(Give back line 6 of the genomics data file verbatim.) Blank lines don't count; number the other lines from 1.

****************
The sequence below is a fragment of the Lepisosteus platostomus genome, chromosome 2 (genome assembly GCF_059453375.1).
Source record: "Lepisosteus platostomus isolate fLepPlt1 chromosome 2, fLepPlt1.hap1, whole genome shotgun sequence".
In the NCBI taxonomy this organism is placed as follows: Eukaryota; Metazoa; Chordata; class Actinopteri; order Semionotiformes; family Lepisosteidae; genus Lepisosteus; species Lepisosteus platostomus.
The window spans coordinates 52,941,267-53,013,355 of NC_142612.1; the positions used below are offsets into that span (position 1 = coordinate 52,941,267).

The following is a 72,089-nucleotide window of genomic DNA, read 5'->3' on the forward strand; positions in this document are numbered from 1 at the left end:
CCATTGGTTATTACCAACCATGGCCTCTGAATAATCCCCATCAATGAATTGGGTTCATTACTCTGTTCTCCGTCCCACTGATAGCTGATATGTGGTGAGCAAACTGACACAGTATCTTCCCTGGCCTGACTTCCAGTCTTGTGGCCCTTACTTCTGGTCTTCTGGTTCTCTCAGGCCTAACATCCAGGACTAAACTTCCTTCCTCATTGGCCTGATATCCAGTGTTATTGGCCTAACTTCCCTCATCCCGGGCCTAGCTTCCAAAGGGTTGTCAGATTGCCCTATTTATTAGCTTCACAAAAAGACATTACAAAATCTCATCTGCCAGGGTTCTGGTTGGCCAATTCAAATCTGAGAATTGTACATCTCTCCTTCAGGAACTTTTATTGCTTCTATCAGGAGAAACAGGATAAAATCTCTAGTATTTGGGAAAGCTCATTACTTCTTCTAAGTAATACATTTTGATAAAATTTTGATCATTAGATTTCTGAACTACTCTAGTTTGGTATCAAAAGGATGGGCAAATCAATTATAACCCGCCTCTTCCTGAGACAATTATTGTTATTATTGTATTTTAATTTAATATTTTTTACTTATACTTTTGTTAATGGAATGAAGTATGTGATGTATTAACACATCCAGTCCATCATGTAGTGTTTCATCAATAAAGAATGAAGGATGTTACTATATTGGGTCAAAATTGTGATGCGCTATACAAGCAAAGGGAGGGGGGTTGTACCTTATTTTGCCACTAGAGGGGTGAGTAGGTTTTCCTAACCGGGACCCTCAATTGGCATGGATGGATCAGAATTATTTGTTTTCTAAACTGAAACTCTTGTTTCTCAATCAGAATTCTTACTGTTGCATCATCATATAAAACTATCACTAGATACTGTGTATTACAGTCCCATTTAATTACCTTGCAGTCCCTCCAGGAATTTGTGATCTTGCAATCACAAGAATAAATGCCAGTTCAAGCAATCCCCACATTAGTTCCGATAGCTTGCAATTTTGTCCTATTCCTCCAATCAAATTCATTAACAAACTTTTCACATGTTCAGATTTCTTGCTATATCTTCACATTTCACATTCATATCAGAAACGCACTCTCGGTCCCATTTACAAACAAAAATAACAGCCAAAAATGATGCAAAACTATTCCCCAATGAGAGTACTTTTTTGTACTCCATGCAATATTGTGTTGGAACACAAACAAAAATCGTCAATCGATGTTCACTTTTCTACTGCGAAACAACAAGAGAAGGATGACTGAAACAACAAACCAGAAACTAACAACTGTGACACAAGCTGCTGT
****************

CCATTGGTTATTACCAACCATGGCCTCTGAATAATCCCCATCAATGAATTGGGTTCATTACTCTGTTCTCCGTCCCACTGATAGCTGATATGTGGTGAGCAAACTGACACAGTATCTTCCCTGGCCTGACTTCCAGTCTTGTGGCCCTTACTTCTGGTCTTCTGGTTCTCTCAGGCCTAACATCCAGGACTAAACTTCCTTCCTCATTGGCCTGATATCCAGTGTTATTGGCCTAACTTCCCTCATCCCGGGCCTAGCTTCCAAAGGGTTGTCAGATTGCCCTATTTATTAGCTTCACAAAAAGACATTACAAAATCTCATCTGCCAGGGTTCTGGTTGGCCAATTCAAATCTGAGAATTGTACATCTCTCCTTCAGGAACTTTTATTGCTTCTATCAGGAGAAACAGGATAAAATCTCTAGTATTTGGGAAAGCTCATTACTTCTTCTAAGTAATACATTTTGATAAAATTTTGATCATTAGATTTCTGAACTACTCTAGTTTGGTATCAAAAGGATGGGCAAATCAATTATAACCCGCCTCTTCCTGAGACAATTATTGTTATTATTGTATTTTAATTTAATATTTTTTACTTATACTTTTGTTAATGGAATGAAGTATGTGATGTATTAACACATCCAGTCCATCATGTAGTGTTTCATCAATAAAGAATGAAGGATGTTACTATATTGGGTCAAAATTGTGATGCGCTATACAAGCAAAGGGAGGGGGGTTGTACCTTATTTTGCCACTAGAGGGGTGAGTAGGTTTTCCTAACCGGGACCCTCAATTGGCATGGATGGATCAGAATTATTTGTTTTCTAAACTGAAACTCTTGTTTCTCAATCAGAATTCTTACTGTTGCATCATCATATAAAACTATCACTAGATACTGTGTATTACAGTCCCATTTAATTACCTTGCAGTCCCTCCAGGAATTTGTGATCTTGCAATCACAAGAATAAATGCCAGTTCAAGCAATCCCCACATTAGTTCCGATAGCTTGCAATTTTGTCCTATTCCTCCAATCAAATTCATTAACAAACTTTTCACATGTTCAGATTTCTTGCTATATCTTCACATTTCACATTCATATCAGAAACGCACTCTCGGTCCCATTTACAAACAAAAATAACAGCCAAAAATGATGCAAAACTATTCCCCAATGAGAGTACTTTTTTGTACTCCATGCAATATTGTGTTGGAACACAAACAAAAATCGTCAATCGATGTTCACTTTTCTACTGCGAAACAACAAGAGAAGGATGACTGAAACAACAAACCAGAAACTAACAACTGTGACACAAGCTGCTGT